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I attended the 2022 Juneteenth event at the Carter Farms of Unionville in Orange County, VA, honoring the freedoms of the enslaved who later suffered through “Jim Crow” ruthless tyrannical white supremacists through to the Civil Rights Movement, which continues today.

As an African-American tax-paying citizen, my physical presence is a testament and the legacy representing millions of enslaved people.

After President Abraham Lincoln signed the Emancipation Proclamation declaring on January 1, 1863, all enslaved people were free during the Civil War. The U. S. Constitution celebration six months later refused to protect or respect the freedoms of the former enslaved, allowing for 100- years to pass, culminating with the Civil Rights movement forcing federal laws signed in the 1960s, reinforcing the rights of African-American Citizens.

Sadly, today as I type, American states, cities, school systems, and citizens do not want to know, teach or learn anything about America’s Historical involvement in the enslavement of human beings.

Many claim it makes them feel uneasy and/or embarrassed, but personal emotional feelings, compared to the suffering of enslaved people and their descendants, cannot be compared. Refusing to acknowledge American History provides a fertile foundation for another American atrocity against its tax-paying citizens. The Japanese-American Internment camps are a perfect example of History doesn’t repeat itself, but it often rhymes.

Juneteenth is a day in American History to recognize the enslaved people who fought for freedoms granted to American citizens. Honoring and remembering America’s past should inspire all Americans to never allow any form of slavery to exist in any state in America’s future.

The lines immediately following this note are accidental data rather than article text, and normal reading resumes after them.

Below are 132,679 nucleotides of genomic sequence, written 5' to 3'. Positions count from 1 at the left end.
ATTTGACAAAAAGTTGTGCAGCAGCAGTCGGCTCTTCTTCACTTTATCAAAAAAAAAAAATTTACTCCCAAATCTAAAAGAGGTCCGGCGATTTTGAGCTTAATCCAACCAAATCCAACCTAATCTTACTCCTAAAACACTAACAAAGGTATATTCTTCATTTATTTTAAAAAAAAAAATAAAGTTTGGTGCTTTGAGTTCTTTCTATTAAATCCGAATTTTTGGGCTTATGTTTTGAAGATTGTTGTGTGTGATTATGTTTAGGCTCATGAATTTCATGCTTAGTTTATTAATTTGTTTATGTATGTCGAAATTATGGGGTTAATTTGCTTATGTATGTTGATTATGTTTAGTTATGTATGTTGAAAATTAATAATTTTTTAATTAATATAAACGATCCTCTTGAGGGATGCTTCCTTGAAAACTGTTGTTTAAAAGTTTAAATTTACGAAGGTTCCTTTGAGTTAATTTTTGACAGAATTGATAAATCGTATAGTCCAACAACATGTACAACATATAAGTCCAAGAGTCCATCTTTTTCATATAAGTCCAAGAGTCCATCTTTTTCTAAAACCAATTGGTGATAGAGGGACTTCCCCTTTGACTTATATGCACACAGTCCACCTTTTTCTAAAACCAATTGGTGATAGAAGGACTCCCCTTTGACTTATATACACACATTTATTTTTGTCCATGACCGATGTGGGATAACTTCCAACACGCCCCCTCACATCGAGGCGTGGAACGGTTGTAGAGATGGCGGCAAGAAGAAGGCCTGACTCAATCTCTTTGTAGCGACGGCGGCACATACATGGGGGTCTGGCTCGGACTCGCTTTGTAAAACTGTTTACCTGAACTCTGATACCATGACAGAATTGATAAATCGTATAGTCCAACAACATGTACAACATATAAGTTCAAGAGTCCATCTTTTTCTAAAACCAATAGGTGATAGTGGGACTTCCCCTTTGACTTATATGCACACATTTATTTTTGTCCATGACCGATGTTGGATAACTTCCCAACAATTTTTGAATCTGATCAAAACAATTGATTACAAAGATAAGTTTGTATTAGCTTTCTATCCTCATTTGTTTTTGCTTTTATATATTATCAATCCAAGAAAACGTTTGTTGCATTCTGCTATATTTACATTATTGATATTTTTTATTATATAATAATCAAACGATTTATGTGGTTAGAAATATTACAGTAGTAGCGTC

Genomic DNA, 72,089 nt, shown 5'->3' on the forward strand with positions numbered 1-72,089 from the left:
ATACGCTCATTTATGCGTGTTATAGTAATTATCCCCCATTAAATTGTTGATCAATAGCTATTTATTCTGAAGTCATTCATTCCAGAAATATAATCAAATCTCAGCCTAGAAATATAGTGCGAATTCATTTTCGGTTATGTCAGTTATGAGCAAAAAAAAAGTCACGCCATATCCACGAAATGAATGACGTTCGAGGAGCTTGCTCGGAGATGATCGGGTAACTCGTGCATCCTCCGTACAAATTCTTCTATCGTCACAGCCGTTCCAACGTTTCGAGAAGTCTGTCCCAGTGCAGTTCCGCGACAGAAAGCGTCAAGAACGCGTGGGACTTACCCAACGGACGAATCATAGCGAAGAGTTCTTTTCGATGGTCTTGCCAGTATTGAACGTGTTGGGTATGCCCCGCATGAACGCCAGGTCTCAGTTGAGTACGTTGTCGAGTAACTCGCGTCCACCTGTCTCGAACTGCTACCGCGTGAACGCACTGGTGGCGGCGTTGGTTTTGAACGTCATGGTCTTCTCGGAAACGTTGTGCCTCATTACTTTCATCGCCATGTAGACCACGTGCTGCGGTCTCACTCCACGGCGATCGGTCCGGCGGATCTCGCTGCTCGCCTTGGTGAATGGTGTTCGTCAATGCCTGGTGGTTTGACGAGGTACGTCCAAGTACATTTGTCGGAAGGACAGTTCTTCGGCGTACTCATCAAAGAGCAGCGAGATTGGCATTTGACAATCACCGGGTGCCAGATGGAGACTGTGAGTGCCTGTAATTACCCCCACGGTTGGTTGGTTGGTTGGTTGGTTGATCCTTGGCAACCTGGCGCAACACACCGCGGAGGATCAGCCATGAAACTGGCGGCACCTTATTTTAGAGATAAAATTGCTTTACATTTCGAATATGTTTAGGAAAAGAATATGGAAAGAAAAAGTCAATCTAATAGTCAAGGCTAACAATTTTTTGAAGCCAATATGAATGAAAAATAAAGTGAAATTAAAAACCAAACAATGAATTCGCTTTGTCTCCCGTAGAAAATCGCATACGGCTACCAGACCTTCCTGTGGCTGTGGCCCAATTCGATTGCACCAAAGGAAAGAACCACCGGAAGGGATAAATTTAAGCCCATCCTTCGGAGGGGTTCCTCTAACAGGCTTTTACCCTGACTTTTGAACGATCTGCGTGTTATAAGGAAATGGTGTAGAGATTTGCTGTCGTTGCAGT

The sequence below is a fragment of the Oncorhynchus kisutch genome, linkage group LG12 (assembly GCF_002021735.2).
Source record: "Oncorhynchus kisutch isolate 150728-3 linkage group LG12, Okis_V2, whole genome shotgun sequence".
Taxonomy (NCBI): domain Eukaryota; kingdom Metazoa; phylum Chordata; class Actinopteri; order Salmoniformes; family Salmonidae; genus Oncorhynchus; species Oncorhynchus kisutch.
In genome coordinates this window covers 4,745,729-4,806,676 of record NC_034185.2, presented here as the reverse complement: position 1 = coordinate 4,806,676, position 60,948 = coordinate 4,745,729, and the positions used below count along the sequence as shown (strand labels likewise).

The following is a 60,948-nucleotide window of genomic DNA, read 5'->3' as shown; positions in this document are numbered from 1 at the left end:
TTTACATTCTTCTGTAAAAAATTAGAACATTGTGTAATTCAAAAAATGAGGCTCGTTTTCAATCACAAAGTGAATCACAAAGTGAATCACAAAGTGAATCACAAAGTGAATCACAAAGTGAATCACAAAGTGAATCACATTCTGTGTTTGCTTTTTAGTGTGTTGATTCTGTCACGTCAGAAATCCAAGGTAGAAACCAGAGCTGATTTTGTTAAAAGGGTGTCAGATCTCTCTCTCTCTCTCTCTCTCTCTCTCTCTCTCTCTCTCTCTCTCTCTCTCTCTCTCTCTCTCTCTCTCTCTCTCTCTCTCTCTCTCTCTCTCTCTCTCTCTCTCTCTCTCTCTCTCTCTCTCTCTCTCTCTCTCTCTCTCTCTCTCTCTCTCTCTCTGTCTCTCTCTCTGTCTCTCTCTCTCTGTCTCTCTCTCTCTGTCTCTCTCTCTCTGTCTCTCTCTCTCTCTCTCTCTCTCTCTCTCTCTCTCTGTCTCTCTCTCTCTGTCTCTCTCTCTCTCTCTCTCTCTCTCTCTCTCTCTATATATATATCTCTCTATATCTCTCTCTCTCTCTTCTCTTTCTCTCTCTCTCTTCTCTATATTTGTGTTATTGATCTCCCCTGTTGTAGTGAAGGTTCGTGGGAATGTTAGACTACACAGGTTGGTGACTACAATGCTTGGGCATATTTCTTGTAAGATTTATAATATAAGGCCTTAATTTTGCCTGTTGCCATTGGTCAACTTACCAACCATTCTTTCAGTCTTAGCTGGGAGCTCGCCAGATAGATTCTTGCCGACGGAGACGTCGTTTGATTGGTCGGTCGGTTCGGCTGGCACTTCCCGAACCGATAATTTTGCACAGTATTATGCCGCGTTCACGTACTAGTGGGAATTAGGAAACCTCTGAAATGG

Juneteeth is a U. S. Federal holiday, like Memorial and Veterans Day, to honor Americans who gave their lives in battle.

Hopefully, one day in the future, a monument and statue will be erected to honor and recognizes human beings who fought against the institution of slavery to be free. Because freedom is what American citizens and people worldwide endeavor.

Celebrating Juneteenth every year is what America needs to honor and recognize the millions of enslaved people who constructed U. S. Federal Buildings, universities, and roads, allowing our young country to flex its muscle in two World Wars.

Men gathered in a 1776 Pennsylvania building to debate and compromise to ratify a document detailing their freedoms to pay fewer to no taxes to a Monarch several thousand miles away. They wanted to increase their wealth and consume lands from the indigenous people while breeding an enslaved labor force.

There is a certain simplicity to recognizing heroes. They are the people who work their entire life for the betterment of other Americans fighting against tyrannical hateful people who went to war to preserve their right to own human beings.

These forgotten American heroes are the abolitionists Charles Sumner, Frederick Douglas, William Loyd Garrison, Angelina Grimke, John Brown, Harriet Beecher Stowe and Harriet Tubman and many others who worked tirelessly to their death to abolish slavery. In the eyes of their legacies, these American heroes’ names and images should adorn US currency and be applied to every US Military base worldwide.

The Emerging Civil War article by Steward T. Henderson.

A Civil War Living Historian, Morris Lockheart, representing the 23rd United States Color Troop, gave a presentation at the event. He spoke of the units participating during the Civil knowing their fight was for freedom.

USDA Carter Farms Juneteeth participants.
Sweet Vines Farms Winery in Unionville, VA, participates at the Carter Farms Juneteeth celebrations.

Juneteeth is American History and not a day to wander about any store shopping. It is a time to honor those whose sacrifices allow us to live and love one another forever.

By Expedition Nomadic Adventurer

As a retiree travel blogger touring the US, voicing my wisdom, opinion, and thoughts about the retirement lifestyle and life in general. I'm an aspiring pre-published indie author of baby boomer romance and adventures with a whimsical comedic side. I photograph wildlife and landscapes, mountain, biking, kayaking, hiking, and backpacking. I travel the back roads and highways of America, Canada, and Mexico, documenting my adventures via print and photography.

One thought on “2022, Juneteeth honoring and celebrating heroes.”
  1. Great!

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